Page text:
With the US segment of the ISS now busier than ever, NASA is faced with a logistical challenge that their Russian counterparts are already well accustomed to. This may have been the first time an American spacecraft had to be relocated to another docking port during a mission, but to date, 19 Soyuz capsules have had to make similar treks; the most recent of which having just occurred a few weeks prior on March 19th.
A Complicated Dance
Given that Resilience ended up moving to a docking port that’s only a few meters away from where it was originally, it’s easy to think the whole thing was some kind of experimental proof of concept. Perhaps as a test for future, more complex maneuvers. But in fact, the two International Docking Adapters are currently the only spots on the ISS where commercial vehicles such as the Crew Dragon, Boeing’s Starliner capsule, and eventually Sierra Nevada’s Dream Chaser spaceplane, can attach. In short, while the destination will alternate, port relocations for US spacecraft will always be a short hop.
But why? What difference could a trip of such a short distance make? The answer lies in the unique design of the Dragon’s Cargo variant, which is able to carry large bulky objects in the hollow “trunk” behind the pressurized capsule. Generally speaking cargo brought up in the rear of the Cargo Dragon is intended to be mounted to the outside of the Station, and is retrieved from the spacecraft using the orbiting laboratory’s robotic arm. As it so happens, this is how both IDA-2 and IDA-3 were delivered to the Station in 2016 and 2019.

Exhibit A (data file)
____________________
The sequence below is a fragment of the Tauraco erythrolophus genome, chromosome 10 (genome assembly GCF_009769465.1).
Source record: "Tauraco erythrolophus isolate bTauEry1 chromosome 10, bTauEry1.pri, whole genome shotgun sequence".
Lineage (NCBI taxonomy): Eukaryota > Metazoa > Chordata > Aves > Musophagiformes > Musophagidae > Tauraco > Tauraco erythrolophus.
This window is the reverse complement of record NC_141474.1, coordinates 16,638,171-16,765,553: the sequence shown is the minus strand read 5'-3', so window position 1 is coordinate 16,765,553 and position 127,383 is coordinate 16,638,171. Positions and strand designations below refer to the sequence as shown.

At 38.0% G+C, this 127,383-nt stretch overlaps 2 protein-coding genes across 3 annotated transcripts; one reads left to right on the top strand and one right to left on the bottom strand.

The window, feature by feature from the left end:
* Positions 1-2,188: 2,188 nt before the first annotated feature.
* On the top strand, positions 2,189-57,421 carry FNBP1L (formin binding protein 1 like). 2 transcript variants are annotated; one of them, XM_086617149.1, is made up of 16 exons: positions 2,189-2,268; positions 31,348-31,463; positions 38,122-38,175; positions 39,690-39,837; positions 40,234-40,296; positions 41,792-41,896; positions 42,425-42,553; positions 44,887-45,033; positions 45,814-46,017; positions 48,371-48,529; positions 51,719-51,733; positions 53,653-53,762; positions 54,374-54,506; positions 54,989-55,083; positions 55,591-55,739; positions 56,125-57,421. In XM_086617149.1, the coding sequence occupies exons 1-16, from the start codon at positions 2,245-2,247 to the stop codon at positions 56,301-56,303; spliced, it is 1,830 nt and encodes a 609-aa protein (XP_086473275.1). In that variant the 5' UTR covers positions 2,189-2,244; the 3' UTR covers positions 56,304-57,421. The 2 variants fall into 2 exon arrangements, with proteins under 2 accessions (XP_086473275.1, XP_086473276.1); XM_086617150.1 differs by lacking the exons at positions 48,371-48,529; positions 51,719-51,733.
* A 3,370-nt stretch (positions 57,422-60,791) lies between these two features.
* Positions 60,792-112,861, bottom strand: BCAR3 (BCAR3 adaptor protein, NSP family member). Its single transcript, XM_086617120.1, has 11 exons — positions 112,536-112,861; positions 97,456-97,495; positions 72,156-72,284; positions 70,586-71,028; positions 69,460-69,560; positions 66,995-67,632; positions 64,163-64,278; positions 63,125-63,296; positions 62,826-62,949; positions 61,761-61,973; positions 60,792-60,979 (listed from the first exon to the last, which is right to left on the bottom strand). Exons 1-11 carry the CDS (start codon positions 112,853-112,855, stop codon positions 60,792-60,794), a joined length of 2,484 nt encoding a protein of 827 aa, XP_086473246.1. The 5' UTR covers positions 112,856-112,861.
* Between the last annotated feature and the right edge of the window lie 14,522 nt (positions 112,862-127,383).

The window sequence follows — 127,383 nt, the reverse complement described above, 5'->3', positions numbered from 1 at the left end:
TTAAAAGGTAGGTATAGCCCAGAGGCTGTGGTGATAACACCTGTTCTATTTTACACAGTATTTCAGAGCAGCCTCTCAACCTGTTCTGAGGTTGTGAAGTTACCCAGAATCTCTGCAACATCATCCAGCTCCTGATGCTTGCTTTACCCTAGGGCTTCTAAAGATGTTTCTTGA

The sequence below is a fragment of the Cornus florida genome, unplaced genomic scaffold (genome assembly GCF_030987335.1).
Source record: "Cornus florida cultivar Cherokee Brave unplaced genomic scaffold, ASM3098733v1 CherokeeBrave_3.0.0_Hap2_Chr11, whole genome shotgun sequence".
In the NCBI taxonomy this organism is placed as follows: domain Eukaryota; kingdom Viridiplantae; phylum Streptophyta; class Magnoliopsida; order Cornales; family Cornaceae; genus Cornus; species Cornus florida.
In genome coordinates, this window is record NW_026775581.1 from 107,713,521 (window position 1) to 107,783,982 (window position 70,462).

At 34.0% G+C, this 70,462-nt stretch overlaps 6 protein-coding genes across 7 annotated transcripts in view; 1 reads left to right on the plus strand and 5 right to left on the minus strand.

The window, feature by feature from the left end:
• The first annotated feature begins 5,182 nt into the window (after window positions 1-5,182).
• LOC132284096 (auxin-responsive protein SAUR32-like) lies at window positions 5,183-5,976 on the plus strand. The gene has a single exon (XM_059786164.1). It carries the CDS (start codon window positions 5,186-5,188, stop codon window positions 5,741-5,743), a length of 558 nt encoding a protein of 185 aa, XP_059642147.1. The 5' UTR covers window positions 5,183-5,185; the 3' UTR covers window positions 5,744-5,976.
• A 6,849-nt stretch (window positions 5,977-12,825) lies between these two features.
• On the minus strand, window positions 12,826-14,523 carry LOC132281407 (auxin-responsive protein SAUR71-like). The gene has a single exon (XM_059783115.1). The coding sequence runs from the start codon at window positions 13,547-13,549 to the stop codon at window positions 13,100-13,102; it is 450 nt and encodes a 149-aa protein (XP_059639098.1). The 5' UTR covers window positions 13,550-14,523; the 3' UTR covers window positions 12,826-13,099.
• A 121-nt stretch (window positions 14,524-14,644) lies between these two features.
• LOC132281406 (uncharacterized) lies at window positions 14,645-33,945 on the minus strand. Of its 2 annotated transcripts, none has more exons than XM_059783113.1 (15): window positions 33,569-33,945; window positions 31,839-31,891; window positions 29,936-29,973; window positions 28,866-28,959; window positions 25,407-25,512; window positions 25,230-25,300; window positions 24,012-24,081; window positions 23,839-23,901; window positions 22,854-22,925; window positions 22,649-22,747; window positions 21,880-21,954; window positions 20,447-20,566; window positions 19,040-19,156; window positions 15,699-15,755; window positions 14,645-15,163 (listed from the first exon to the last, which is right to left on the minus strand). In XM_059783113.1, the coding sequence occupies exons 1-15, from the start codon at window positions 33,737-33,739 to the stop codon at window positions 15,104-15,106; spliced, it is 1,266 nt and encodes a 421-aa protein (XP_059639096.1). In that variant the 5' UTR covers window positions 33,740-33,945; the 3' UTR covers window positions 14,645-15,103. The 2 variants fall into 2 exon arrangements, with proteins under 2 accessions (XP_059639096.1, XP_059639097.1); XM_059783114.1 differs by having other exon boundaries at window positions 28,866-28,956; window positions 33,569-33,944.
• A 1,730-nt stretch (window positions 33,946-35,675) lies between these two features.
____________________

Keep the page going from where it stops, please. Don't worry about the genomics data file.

The trick is, Station’s arm can’t reach into the trunk of the Dragon if it’s docked to Harmony’s forward port. That’s not a problem currently, as Resilience isn’t carrying any external cargo. But it will be in June, when a Cargo Dragon delivers a new set of deployable solar arrays for the Station as part of the CRS-22 mission . To further complicate matters, another four astronauts are slated to dock with the Station at the end of April aboard Crew Dragon Endeavour.
That meant Resilience needed to move to PMA-3/IDA-3 so Endeavour can dock to PMA-2/IDA-2 at the end of the month. Then once Resilience leaves, the upper docking port will be free to accept CRS-22 in June so the solar arrays can be removed from its trunk with the robotic arm. After CRS-22 departs, Endeavour will need to make its own “up and over” hop to PMA-3/IDA-3, as a Boeing Starliner needs to dock at PMA-2/IDA-2 as part of its first test flight to the Station in July.
Sound complicated? That’s because it is. But unfortunately for NASA, unless plans for a commercial expansion to the International Space Station go through, this is the orbital game of “musical chairs” they’ll be forced to deal with. With only two viable docking ports available for current and future spacecraft, the United States should quickly catch up with their Russian counterparts when it comes to the fine art of spacecraft juggling. Except now those relocations will be autonomous.